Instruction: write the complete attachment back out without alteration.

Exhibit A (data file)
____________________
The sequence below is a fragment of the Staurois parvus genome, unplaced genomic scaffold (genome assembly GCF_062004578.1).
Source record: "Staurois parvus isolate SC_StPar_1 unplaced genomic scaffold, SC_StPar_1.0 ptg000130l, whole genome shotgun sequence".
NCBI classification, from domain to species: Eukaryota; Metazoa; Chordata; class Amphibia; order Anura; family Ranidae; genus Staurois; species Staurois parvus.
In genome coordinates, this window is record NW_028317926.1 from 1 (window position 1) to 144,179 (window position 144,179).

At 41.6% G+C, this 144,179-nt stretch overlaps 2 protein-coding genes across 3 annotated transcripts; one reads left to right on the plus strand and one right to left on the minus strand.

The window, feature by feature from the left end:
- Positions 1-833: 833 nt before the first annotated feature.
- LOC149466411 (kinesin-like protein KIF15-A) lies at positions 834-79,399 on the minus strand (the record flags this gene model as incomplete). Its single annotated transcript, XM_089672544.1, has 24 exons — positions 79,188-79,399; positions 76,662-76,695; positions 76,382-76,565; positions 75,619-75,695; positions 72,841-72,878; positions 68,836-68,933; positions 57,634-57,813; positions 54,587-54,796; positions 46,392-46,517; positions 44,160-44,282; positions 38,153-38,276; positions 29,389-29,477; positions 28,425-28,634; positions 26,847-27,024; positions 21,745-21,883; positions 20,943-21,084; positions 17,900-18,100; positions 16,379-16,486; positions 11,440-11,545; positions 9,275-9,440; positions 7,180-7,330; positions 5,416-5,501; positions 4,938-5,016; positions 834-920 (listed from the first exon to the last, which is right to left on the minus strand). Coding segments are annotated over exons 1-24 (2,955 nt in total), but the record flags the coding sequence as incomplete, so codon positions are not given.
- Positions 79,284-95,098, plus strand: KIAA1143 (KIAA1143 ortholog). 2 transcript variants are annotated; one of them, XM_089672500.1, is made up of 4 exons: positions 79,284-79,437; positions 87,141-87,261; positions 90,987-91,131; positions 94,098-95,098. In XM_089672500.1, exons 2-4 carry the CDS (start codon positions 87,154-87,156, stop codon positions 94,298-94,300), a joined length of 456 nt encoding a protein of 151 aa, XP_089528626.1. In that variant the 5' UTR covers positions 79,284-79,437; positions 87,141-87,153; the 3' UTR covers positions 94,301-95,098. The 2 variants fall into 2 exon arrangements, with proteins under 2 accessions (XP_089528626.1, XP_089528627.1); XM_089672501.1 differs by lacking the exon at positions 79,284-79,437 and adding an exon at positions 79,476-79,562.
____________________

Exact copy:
The sequence below is a fragment of the Staurois parvus genome, unplaced genomic scaffold (genome assembly GCF_062004578.1).
Source record: "Staurois parvus isolate SC_StPar_1 unplaced genomic scaffold, SC_StPar_1.0 ptg000130l, whole genome shotgun sequence".
NCBI classification, from domain to species: Eukaryota; Metazoa; Chordata; class Amphibia; order Anura; family Ranidae; genus Staurois; species Staurois parvus.
In genome coordinates, this window is record NW_028317926.1 from 1 (window position 1) to 144,179 (window position 144,179).

At 41.6% G+C, this 144,179-nt stretch overlaps 2 protein-coding genes across 3 annotated transcripts; one reads left to right on the plus strand and one right to left on the minus strand.

The window, feature by feature from the left end:
- Positions 1-833: 833 nt before the first annotated feature.
- LOC149466411 (kinesin-like protein KIF15-A) lies at positions 834-79,399 on the minus strand (the record flags this gene model as incomplete). Its single annotated transcript, XM_089672544.1, has 24 exons — positions 79,188-79,399; positions 76,662-76,695; positions 76,382-76,565; positions 75,619-75,695; positions 72,841-72,878; positions 68,836-68,933; positions 57,634-57,813; positions 54,587-54,796; positions 46,392-46,517; positions 44,160-44,282; positions 38,153-38,276; positions 29,389-29,477; positions 28,425-28,634; positions 26,847-27,024; positions 21,745-21,883; positions 20,943-21,084; positions 17,900-18,100; positions 16,379-16,486; positions 11,440-11,545; positions 9,275-9,440; positions 7,180-7,330; positions 5,416-5,501; positions 4,938-5,016; positions 834-920 (listed from the first exon to the last, which is right to left on the minus strand). Coding segments are annotated over exons 1-24 (2,955 nt in total), but the record flags the coding sequence as incomplete, so codon positions are not given.
- Positions 79,284-95,098, plus strand: KIAA1143 (KIAA1143 ortholog). 2 transcript variants are annotated; one of them, XM_089672500.1, is made up of 4 exons: positions 79,284-79,437; positions 87,141-87,261; positions 90,987-91,131; positions 94,098-95,098. In XM_089672500.1, exons 2-4 carry the CDS (start codon positions 87,154-87,156, stop codon positions 94,298-94,300), a joined length of 456 nt encoding a protein of 151 aa, XP_089528626.1. In that variant the 5' UTR covers positions 79,284-79,437; positions 87,141-87,153; the 3' UTR covers positions 94,301-95,098. The 2 variants fall into 2 exon arrangements, with proteins under 2 accessions (XP_089528626.1, XP_089528627.1); XM_089672501.1 differs by lacking the exon at positions 79,284-79,437 and adding an exon at positions 79,476-79,562.